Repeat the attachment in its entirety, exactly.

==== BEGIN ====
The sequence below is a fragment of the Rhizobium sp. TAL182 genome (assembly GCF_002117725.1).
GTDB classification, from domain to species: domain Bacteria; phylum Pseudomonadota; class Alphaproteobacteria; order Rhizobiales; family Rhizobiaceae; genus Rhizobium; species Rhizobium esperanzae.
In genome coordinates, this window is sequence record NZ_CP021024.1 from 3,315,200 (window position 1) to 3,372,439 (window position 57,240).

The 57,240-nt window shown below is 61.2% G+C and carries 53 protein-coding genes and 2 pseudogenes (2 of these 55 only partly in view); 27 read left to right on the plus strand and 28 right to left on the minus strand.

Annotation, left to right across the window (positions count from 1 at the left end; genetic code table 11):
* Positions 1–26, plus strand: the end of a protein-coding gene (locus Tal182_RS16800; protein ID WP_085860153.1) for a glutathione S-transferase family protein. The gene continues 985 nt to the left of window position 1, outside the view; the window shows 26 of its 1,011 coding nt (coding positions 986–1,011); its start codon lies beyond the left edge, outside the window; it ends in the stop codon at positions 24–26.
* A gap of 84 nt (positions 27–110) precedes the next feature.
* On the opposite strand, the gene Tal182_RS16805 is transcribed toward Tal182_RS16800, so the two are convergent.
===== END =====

The sequence below is a fragment of the Rhizobium sp. TAL182 genome (assembly GCF_002117725.1).
GTDB classification, from domain to species: domain Bacteria; phylum Pseudomonadota; class Alphaproteobacteria; order Rhizobiales; family Rhizobiaceae; genus Rhizobium; species Rhizobium esperanzae.
In genome coordinates, this window is sequence record NZ_CP021024.1 from 3,315,200 (window position 1) to 3,372,439 (window position 57,240).

The 57,240-nt window shown below is 61.2% G+C and carries 53 protein-coding genes and 2 pseudogenes (2 of these 55 only partly in view); 27 read left to right on the plus strand and 28 right to left on the minus strand.

Annotation, left to right across the window (positions count from 1 at the left end; genetic code table 11):
* Positions 1–26, plus strand: the end of a protein-coding gene (locus Tal182_RS16800; protein ID WP_085860153.1) for a glutathione S-transferase family protein. The gene continues 985 nt to the left of window position 1, outside the view; the window shows 26 of its 1,011 coding nt (coding positions 986–1,011); its start codon lies beyond the left edge, outside the window; it ends in the stop codon at positions 24–26.
* A gap of 84 nt (positions 27–110) precedes the next feature.
* On the opposite strand, the gene Tal182_RS16805 is transcribed toward Tal182_RS16800, so the two are convergent.